About Emancipation Laws for Minors

By Evalla
About Emancipation Laws for Minors

Parents are required to take care of their children by providing them with a safe home, solid education and healthy lifestyle until the legal age of maturity. However, there are certain states that allow a child to claim control of their own well-being before that time through emancipation.


Emancipation laws have been in place since the 1800s and were used to free slaves from the control of their owners. Those laws eventually evolved to include minors. Before 1973, many states had the legal age of majority at 21, which resulted in more frequent requests for emancipation by minors. But once most states switched to 18 as the standard age of adulthood, those rates decreased.


Otherwise known as "divorcing" one's parents, emancipation laws vary by state and are extremely difficult to acquire. The biggest hurdle for minors is proving they can act in their best interest more effectively than their guardians can. If a minor can prove this, his or her guardian will no longer have control over issues such as finances and education. Many child celebrities, such as Alicia Silverstone, Jena Malone and Michelle Williams, petitioned and were granted emancipation from their parents.


Each state has its own conditions for granting emancipation. Many states, such as New York and Pennsylvania, won't grant emancipated minors more additional rights than unemancipated minors receive, except concerning individual control over property, finances and residency. Some states also require the minor to be living in a separate residence after requesting emancipation, though that requires parental consent in order to avoid being classified as a runaway.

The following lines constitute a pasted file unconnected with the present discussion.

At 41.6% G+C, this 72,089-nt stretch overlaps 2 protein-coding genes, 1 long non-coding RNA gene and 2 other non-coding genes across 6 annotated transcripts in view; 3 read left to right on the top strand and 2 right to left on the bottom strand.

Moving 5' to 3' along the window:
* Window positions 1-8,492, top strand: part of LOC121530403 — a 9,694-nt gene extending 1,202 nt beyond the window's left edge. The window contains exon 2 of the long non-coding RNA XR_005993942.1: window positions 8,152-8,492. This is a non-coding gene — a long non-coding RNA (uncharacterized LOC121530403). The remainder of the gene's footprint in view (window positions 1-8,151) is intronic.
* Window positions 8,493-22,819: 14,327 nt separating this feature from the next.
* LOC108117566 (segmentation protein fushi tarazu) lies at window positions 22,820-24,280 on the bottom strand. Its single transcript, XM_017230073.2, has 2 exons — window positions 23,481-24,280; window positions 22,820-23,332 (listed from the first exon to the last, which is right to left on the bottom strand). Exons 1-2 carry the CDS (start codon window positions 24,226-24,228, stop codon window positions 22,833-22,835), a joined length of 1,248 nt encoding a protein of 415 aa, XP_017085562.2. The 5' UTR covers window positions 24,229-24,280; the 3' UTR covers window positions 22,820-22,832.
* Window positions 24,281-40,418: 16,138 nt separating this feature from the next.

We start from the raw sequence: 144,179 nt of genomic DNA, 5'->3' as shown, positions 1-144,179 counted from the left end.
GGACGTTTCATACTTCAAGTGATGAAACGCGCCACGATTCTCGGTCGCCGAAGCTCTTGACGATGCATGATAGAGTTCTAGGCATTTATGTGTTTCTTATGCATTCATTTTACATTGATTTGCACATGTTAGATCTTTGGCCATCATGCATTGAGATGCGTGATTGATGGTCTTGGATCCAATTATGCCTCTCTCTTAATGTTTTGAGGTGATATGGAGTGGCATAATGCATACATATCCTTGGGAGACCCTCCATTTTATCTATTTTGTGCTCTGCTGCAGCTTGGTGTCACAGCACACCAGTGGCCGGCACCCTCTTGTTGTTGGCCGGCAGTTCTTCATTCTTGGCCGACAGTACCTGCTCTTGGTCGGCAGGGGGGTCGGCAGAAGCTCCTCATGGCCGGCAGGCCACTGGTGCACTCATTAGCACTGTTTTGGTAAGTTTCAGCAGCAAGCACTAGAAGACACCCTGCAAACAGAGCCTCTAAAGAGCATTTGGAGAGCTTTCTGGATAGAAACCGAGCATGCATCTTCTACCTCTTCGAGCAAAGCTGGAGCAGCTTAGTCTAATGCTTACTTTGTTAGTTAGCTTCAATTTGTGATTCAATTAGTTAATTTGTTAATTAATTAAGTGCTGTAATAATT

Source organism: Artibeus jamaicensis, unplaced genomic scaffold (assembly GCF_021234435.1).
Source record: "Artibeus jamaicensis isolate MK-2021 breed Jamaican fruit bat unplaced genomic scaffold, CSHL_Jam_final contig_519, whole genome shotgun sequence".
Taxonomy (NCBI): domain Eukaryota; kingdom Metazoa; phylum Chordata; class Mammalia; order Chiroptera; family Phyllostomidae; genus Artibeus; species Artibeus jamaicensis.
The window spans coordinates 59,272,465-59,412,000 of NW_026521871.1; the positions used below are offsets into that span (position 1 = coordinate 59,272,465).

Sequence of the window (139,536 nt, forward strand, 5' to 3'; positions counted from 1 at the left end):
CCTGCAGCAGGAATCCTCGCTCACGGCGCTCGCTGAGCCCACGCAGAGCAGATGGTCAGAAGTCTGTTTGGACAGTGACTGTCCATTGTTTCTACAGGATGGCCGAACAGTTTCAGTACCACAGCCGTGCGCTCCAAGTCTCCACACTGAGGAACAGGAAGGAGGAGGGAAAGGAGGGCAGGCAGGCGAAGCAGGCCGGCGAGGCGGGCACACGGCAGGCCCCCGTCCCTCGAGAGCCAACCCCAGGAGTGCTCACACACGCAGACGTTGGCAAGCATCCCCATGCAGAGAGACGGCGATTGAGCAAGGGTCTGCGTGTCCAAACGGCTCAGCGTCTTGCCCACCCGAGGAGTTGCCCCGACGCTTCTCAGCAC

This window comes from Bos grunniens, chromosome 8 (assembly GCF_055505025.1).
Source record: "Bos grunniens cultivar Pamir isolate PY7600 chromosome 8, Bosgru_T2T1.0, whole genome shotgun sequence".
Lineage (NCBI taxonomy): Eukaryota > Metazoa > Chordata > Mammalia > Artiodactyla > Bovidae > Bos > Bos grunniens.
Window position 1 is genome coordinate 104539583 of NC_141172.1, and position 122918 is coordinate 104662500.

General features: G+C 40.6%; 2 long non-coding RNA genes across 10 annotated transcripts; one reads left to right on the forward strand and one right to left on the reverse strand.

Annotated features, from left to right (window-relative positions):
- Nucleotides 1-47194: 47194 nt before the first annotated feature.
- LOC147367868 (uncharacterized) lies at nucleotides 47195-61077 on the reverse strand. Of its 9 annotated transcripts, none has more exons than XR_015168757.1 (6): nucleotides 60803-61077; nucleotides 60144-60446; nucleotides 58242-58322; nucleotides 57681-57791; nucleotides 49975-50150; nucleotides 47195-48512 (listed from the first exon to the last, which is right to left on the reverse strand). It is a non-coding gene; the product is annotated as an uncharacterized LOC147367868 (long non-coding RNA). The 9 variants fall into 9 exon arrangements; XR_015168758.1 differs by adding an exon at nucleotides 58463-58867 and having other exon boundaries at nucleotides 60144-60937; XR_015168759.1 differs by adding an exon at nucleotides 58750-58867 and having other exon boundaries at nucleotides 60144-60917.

If a person is married, an active member of the military or a high school graduate, guardians will no longer have legal control over his affairs regardless of age. However, getting married is an example where parental consent is needed if the two parties are under 18 years old. But the most important factor in granting emancipation is if the minor is capable of financially supporting himself in a matter the court deems sufficient. That can be the biggest challenge to overcome in the process.


Even if a minor is granted emancipation, she is still not allowed to partake in adult activities with a legally enforced age limit. For example, a child under 21 cannot purchase or drink alcohol regardless of emancipation status, and voting and marriage are also prohibited until the child turns 18 years old. And most states won't let any child under the age of 16 petition for emancipation, though California will consider it for those 14 and older.

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I'm an editor and writer currently based in New York with expertise in environmental, lifestyle and travel content.